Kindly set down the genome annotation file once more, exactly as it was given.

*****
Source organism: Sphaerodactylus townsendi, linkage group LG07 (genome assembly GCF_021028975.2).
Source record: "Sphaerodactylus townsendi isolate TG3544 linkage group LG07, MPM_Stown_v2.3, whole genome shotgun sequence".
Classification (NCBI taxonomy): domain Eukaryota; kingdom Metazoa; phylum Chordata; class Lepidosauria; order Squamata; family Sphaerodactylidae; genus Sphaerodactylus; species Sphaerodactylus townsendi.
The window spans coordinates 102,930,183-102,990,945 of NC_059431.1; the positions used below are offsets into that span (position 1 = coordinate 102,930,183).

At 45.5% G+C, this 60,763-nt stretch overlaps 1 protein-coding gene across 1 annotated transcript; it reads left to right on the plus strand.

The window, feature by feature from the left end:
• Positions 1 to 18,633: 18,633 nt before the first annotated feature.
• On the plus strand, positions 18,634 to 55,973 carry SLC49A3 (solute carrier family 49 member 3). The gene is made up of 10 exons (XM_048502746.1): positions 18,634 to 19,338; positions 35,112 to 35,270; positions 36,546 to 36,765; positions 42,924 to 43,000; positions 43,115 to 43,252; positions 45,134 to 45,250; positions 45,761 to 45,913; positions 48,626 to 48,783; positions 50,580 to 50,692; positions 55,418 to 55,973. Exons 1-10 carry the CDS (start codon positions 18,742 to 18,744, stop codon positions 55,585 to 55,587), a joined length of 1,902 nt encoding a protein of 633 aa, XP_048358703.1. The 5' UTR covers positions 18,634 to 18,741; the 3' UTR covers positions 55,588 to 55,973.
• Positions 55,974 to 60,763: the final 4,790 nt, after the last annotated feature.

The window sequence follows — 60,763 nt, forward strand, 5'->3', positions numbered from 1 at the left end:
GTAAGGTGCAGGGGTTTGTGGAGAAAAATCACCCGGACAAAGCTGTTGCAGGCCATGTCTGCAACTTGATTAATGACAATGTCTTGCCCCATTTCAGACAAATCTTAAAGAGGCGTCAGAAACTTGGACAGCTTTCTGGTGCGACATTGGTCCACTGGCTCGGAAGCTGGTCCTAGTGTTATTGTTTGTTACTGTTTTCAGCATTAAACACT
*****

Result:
Source organism: Sphaerodactylus townsendi, linkage group LG07 (genome assembly GCF_021028975.2).
Source record: "Sphaerodactylus townsendi isolate TG3544 linkage group LG07, MPM_Stown_v2.3, whole genome shotgun sequence".
Classification (NCBI taxonomy): domain Eukaryota; kingdom Metazoa; phylum Chordata; class Lepidosauria; order Squamata; family Sphaerodactylidae; genus Sphaerodactylus; species Sphaerodactylus townsendi.
The window spans coordinates 102,930,183-102,990,945 of NC_059431.1; the positions used below are offsets into that span (position 1 = coordinate 102,930,183).

At 45.5% G+C, this 60,763-nt stretch overlaps 1 protein-coding gene across 1 annotated transcript; it reads left to right on the plus strand.

The window, feature by feature from the left end:
• Positions 1 to 18,633: 18,633 nt before the first annotated feature.
• On the plus strand, positions 18,634 to 55,973 carry SLC49A3 (solute carrier family 49 member 3). The gene is made up of 10 exons (XM_048502746.1): positions 18,634 to 19,338; positions 35,112 to 35,270; positions 36,546 to 36,765; positions 42,924 to 43,000; positions 43,115 to 43,252; positions 45,134 to 45,250; positions 45,761 to 45,913; positions 48,626 to 48,783; positions 50,580 to 50,692; positions 55,418 to 55,973. Exons 1-10 carry the CDS (start codon positions 18,742 to 18,744, stop codon positions 55,585 to 55,587), a joined length of 1,902 nt encoding a protein of 633 aa, XP_048358703.1. The 5' UTR covers positions 18,634 to 18,741; the 3' UTR covers positions 55,588 to 55,973.
• Positions 55,974 to 60,763: the final 4,790 nt, after the last annotated feature.

The window sequence follows — 60,763 nt, forward strand, 5'->3', positions numbered from 1 at the left end:
GTAAGGTGCAGGGGTTTGTGGAGAAAAATCACCCGGACAAAGCTGTTGCAGGCCATGTCTGCAACTTGATTAATGACAATGTCTTGCCCCATTTCAGACAAATCTTAAAGAGGCGTCAGAAACTTGGACAGCTTTCTGGTGCGACATTGGTCCACTGGCTCGGAAGCTGGTCCTAGTGTTATTGTTTGTTACTGTTTTCAGCATTAAACACT